Dropping the 5th, 4th and 3rd Junk Words

by Allison Harvard

Words, words.  They have a way of making and breaking speakers.  Fundamentally, they serve several functions, one of which is to facilitate people’s communication.

Words are heard over TV ads and radio music.  It can be common, it can be creatively manufactured.  Words are complemented by tones, laced with emotions.  They fill people’s sense of sight and hearing.  They are everywhere.

And some need to be dropped.

Word-dropping?  Why?

To drop some words doesn’t necessarily mean to never use them.  To drop words or terms suggest carefully choosing when to use them and when not to use them.  People often think that words worth dropping is largely composed of cuss-words.

Apparently, they’re mistaken.  In the case of job hunting and interviews, some words are best not spoken.  Forbes, for instance, had just presented its “Top 10 Words To Erase From Your Vocabulary.”

But isn’t 10 quite a big figure to swiftly eliminate?

So, we start with the three

For those who can’t sustain dropping all ten words, you can start discarding the top fifth, fourth, and third words first.

#5 But    

Why take away ‘but?’  Well Said book author, Darlene Price argues that the word actually gives this effect: “negates anything that comes before it.”  Aren’t convince?  Then consider this example:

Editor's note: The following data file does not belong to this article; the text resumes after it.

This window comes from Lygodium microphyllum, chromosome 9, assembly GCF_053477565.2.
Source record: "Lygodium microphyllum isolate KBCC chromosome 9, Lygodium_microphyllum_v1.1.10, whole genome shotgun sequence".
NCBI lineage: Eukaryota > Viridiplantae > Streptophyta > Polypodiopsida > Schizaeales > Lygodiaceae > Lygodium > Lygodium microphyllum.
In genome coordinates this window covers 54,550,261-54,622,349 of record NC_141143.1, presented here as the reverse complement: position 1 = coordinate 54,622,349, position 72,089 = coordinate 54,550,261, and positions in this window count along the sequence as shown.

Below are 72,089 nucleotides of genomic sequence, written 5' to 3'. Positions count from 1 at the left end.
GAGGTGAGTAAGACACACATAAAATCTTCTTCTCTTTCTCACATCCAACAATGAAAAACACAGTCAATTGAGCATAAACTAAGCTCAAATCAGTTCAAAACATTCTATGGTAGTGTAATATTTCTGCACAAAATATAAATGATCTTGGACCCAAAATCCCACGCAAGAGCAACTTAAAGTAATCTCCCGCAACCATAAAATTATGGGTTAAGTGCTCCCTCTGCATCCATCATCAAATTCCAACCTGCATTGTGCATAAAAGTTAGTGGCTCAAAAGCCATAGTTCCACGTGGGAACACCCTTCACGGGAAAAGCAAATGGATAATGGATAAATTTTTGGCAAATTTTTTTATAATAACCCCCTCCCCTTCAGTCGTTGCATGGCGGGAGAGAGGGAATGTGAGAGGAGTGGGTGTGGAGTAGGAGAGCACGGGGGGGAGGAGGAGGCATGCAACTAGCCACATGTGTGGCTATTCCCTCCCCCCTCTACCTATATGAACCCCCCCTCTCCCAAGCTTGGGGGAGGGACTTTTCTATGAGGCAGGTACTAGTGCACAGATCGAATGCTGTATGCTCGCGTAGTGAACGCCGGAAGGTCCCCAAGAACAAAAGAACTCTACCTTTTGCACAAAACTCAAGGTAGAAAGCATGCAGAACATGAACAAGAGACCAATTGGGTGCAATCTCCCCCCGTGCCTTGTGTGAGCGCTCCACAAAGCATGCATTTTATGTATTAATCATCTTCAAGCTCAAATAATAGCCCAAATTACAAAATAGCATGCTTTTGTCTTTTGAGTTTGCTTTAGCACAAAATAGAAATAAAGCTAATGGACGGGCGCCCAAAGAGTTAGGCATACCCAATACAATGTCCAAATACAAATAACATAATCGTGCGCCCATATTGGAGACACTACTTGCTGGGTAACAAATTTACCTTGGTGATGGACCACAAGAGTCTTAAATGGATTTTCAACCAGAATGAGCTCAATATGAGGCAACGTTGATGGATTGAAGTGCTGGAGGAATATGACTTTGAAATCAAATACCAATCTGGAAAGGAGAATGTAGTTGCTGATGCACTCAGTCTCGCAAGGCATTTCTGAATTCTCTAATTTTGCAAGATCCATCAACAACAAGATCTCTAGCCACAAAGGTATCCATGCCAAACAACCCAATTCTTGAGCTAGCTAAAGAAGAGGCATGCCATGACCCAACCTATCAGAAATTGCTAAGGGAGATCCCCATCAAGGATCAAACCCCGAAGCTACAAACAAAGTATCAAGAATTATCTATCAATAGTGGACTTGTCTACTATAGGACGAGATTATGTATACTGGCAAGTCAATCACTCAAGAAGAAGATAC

I would love to do OTs but provided that…

Indeed, it shows the conditional side of the statement.  There’s nothing wrong about negotiating; however, the use of the word ‘but’ almost always erases the positivity of the clause before it (ie, love to do OTs) – making the statement, as a whole, superfluous.

Darlene’s advice is to look for a better substitute term or ‘rephrase’ it.

# 4 Never

This word is downright negative (compared to ‘but’).  However, it is used by most to express vehemence (ie, decisiveness?), like

I would never consider abandoning a project until I did everything possible to make it work.

Really?  Even if such feat starts to eat up precious resources?  Well, Dale Austin of Hope College thinks the term is about restricting ideas of which are considered “discouraging and naive” on an employer’s perspective.

#3 Like

It’s not the clickable icon in your favourite social media platform.  It’s the prosaic manner of proffering examples.  And as Nancy Mobley of Insight Performance remarks, the word is bound to reflect “incompetence and poor communication skills.”

Hence, avoid the temptation of using such:

I did participate in the company’s major projects, like those…

Don’t use the word unless the speaker you’re conversing with cannot catch the gist of the project through your direct description (of that project).

‘But’ and ‘never’ may have been around for quite some time, though for others, these terms may have never grazed their vocabulary. ‘Like,’ on the other hand, is famous – thanks to the social media giant Facebook.

Yet, when experts suggest for them to be dropped, you got to bring them down.  This should provide an opportunity for other apt terms to visit your vocabulary, making your language evolve and your shot for employment better aimed.

 

About the Author

Allison Harvard works for Prospect Solution as a Public Relations Manager . Prospect Solution provides freelance writing job opportunities    for academic writers and professionals who wish to earn well while still maintaining their work-life balance.

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